Senator Franken Presses Medtronic and FDA for Clarity in Infuse StudyApr 14, 2016
Senator Al Franken to Inquire Further About Details Involving the Medtronic Bone Graft
An article published by the Star Tribune has caused United States Senator Al Franken to inquire further about details involving the Medtronic bone graft device known as Infuse. In a letter to Medtronic CEO Dr. Omar Ishrak and U.S. Food and Drug Administration (FDA) Commissioner Robert Califf, Senator Franken expressed his concern about Medtronic's failure to report thousands of complications to the FDA for five years.
The Senator said that this "lack of information potentially skewed the risk profile of the device, which may have affected the treatment of thousands of patients." Sen. Franken is a member of the Senate Health, Education, Labor and Pensions Committee which oversees the FDA. He poses the question of the agency's possible "insufficient vigilance in its industry watchdog role."
Medtronic studied 3,647 Infuse patients from 2006 to 2008 but shut down the study early and failed to report over 1,000 "adverse events" to the FDA within 30 days of learning the information as required by law. Medtronic claimed that employees had misfiled the information, whereupon Senator Franken questioned the adequacy of training of Medtronic's staff and asked what steps were being taken to rectify the situation.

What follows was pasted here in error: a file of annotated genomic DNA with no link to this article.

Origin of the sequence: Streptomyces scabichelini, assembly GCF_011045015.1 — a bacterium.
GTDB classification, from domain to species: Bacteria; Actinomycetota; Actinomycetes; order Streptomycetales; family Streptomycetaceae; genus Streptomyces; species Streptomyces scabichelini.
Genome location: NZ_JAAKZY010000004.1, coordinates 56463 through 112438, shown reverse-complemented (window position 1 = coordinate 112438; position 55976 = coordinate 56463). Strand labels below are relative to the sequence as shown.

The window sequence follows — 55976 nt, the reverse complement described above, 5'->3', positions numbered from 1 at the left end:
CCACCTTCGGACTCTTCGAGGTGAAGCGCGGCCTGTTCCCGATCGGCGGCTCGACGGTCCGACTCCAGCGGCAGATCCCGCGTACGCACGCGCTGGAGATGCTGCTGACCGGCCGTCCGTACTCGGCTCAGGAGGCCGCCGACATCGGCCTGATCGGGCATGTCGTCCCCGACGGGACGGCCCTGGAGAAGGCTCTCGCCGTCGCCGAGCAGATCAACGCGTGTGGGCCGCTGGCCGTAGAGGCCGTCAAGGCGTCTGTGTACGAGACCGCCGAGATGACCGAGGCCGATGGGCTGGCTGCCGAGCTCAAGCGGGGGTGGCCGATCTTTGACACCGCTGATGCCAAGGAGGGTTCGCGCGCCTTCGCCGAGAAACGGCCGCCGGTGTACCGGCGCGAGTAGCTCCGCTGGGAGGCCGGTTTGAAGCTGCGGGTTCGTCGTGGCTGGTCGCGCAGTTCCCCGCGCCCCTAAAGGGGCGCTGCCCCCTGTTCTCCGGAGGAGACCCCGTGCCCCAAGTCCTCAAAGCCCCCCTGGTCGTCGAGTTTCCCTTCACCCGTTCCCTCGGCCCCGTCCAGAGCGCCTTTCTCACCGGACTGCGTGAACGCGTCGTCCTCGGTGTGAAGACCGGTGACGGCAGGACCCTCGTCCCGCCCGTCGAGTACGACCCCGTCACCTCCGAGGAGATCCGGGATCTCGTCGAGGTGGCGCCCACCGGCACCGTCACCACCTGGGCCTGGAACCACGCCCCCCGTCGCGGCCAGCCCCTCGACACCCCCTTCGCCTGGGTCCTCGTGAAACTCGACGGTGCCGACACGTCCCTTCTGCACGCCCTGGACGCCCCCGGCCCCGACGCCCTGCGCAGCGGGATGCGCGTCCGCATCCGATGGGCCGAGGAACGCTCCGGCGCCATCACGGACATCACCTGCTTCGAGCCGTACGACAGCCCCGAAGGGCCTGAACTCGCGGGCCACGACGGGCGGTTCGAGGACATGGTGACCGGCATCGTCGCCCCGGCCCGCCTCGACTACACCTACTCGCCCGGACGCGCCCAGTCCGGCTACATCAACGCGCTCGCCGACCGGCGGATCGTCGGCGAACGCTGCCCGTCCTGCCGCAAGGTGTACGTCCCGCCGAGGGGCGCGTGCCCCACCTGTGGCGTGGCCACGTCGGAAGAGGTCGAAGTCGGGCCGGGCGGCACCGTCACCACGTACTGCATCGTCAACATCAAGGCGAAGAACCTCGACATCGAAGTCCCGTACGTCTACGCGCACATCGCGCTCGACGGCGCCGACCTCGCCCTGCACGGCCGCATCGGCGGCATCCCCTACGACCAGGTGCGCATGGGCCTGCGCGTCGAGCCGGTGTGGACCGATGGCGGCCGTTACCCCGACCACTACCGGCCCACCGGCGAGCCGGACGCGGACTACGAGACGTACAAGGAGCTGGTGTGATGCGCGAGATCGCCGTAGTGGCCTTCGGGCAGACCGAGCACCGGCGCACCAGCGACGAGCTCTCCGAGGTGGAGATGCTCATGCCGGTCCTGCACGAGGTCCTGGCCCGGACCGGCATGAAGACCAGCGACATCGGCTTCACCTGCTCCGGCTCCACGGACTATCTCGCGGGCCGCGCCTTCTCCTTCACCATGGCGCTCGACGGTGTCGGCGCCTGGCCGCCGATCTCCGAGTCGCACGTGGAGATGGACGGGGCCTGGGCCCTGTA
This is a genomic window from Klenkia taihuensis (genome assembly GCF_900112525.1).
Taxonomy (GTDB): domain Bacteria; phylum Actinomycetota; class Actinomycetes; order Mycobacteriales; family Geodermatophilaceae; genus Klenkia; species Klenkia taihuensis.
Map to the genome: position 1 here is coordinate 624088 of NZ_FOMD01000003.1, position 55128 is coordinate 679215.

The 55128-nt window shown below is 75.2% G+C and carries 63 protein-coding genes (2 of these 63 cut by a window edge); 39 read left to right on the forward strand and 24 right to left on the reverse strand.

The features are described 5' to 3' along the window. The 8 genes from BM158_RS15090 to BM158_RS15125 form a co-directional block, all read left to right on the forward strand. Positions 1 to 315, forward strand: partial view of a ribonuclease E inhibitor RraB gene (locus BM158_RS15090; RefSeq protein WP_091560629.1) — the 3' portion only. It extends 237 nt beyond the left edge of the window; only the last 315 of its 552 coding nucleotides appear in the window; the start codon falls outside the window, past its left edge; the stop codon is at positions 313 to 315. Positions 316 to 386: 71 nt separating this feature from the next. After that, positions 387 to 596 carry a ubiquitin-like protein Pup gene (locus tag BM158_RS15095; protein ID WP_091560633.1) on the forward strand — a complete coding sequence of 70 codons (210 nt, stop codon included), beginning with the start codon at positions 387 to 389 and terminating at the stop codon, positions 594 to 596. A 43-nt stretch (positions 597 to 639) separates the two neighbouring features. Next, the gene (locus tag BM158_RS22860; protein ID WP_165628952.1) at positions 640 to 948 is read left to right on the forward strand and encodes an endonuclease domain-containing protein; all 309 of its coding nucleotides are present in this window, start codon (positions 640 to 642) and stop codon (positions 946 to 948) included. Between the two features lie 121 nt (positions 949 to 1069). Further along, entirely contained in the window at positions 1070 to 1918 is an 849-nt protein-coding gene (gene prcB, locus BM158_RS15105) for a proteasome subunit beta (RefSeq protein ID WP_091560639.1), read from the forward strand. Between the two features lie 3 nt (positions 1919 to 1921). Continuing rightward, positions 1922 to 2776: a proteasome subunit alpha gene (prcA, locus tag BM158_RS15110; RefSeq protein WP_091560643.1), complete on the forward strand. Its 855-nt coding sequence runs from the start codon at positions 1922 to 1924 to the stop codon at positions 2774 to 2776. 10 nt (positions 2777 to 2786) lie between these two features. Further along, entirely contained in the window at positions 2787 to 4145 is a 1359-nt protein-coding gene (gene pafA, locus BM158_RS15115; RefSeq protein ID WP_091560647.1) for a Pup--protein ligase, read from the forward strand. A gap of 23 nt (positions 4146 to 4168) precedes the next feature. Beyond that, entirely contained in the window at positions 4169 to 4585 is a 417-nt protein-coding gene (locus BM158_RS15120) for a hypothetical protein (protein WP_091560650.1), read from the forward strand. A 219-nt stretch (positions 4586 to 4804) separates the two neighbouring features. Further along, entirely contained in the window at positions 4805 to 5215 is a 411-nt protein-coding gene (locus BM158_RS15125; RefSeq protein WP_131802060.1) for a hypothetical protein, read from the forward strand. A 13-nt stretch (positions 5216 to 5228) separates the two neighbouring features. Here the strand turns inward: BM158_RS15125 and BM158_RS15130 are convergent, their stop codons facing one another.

FDA Posted Summary Adverse Events and Calling it "Corporate Trade Secret"
In February 2014, the FDA posted a three-sentence summary of 1,039 other adverse events, but did not make the number public, calling it a "corporate trade secret" the Star Tribune reports.
The director of the Consumers Union Safe Patient Project, Lisa Giffert said that, "timely detailed, and public reporting of patient complications is critical."
Franken wrote, "The Star Tribune article suggest that we need a strong commitment from the FDA, companies, and Congress to revamp medical device surveillance in this country with a focus on improving patient safety."
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